On his return to St Andrews in September 2017, Jonathan began a PhD project under the supervision of Professor Müller and Professor Riccardo Bavaj. As before, his research examines monarchy and the Weimar Republic, but does so from a new perspective. Concentrating on three of the former royal states – Hesse, Bavaria and Württemberg – it will examine princely, popular and political responses to the German Revolution of November 1918, which swept away centuries of monarchical rule within a matter of days. Uniquely, however, the various German monarchs did not flee abroad, but continued to reside amongst the people, often in their ancestral castles. The upheaval of the Revolution naturally introduced a great deal of novelty, but popular attachment to (and awareness of) the monarchical structures and traditions left behind have been largely ignored. Put simply, what consequences did ‘de-monarchification’ entail for Germany and the Germans? An investigation of this nature relies heavily on ego-sources and other contemporary documents. Armed with a somewhat intimidating map of scattered archives, Jonathan is looking forward to returning to Germany and visiting regions he has yet to see. The fact that dynastic archives are often housed in splendid palaces may have something to do with it…

Outside of academia, Jonathan is a stalwart of the university’s Concert Wind Band and the St Andrews and Fife Community Orchestra, where he regularly does battle with twelve feet of brass tubing and obscure Italian instructions. When not playing the horn, Jonathan is a recent, if still confused convert to the Bundesliga and a keen follower of cricket. Once convinced that, as a future captain of England, he need not attend university, his attitude quickly changed on been informed that his predecessor-to-be did so – and read history no less! Jonathan’s exploits on the cricket field are on something of an extended hiatus, but when not wandering along West Sands or seeking sanctuary in a bookshop, he can be found working to commentary on the latest test match or county game.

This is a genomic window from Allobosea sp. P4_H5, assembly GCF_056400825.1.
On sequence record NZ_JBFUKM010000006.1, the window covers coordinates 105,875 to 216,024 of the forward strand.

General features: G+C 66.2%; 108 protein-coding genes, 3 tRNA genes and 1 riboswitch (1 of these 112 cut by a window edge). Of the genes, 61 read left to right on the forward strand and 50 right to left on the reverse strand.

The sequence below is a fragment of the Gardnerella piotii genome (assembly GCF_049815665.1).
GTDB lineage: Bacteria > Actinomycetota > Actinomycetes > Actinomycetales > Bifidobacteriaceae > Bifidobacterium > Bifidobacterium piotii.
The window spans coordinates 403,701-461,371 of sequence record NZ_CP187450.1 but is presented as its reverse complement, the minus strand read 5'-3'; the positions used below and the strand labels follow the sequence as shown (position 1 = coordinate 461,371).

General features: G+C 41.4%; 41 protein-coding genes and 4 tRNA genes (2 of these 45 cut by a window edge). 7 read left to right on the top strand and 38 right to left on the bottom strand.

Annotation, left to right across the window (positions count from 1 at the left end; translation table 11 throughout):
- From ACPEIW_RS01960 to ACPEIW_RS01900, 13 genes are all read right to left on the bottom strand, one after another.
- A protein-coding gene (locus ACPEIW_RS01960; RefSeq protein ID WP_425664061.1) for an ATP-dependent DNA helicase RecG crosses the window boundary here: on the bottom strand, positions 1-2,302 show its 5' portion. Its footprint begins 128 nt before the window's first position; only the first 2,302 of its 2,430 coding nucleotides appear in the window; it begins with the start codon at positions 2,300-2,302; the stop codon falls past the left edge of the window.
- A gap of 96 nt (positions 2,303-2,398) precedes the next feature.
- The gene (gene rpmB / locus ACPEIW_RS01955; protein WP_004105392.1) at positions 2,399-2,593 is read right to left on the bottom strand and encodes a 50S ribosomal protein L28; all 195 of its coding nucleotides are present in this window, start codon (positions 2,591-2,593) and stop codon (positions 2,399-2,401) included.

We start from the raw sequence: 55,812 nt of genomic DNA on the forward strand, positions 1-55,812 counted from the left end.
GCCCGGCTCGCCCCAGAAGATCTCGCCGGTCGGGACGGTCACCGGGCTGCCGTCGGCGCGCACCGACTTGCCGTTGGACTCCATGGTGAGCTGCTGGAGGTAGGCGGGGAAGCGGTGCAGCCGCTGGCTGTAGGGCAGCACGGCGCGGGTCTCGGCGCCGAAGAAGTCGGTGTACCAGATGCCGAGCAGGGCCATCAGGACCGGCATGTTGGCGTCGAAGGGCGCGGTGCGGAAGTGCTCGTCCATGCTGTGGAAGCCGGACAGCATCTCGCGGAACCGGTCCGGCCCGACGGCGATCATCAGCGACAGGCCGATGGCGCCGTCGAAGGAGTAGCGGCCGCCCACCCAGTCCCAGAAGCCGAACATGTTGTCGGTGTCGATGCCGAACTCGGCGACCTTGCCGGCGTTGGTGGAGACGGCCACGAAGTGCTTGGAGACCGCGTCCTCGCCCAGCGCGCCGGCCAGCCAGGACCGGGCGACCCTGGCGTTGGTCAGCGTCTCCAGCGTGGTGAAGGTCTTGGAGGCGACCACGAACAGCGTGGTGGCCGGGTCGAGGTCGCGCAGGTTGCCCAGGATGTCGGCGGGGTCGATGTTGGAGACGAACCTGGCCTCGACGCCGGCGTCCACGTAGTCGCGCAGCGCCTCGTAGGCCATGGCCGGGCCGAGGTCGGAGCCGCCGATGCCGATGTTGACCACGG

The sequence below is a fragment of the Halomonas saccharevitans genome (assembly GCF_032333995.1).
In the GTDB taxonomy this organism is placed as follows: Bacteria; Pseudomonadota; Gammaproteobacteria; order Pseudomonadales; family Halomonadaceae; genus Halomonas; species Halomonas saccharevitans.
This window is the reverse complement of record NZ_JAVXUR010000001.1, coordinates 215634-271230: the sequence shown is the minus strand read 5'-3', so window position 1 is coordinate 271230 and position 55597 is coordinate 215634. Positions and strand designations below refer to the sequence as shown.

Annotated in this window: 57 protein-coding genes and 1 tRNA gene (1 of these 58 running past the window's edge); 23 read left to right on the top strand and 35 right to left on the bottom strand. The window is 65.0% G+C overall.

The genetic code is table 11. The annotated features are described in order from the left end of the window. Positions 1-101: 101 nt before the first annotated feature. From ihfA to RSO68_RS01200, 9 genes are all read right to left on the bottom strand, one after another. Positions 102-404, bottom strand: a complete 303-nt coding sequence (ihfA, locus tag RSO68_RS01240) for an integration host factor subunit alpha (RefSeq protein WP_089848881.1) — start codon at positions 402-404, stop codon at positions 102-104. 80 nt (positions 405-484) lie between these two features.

Postgraduate Spotlight: Arthur der Weduwen

00A07_Andrew_and_Arthur_AR.jpgIt is not every day that you hear about a PhD student publishing a seminal bibliography and unlocking thousands of primary sources for a wider audience. However, in St Andrews, it just may happen! Arthur der Weduwen, a team member of the Universal Short Title Catalogue project at St Andrews supervised by Professor Andrew Pettegree, will publish a two-volume bibliography of seventeenth-century Dutch and Flemish newspapers this May.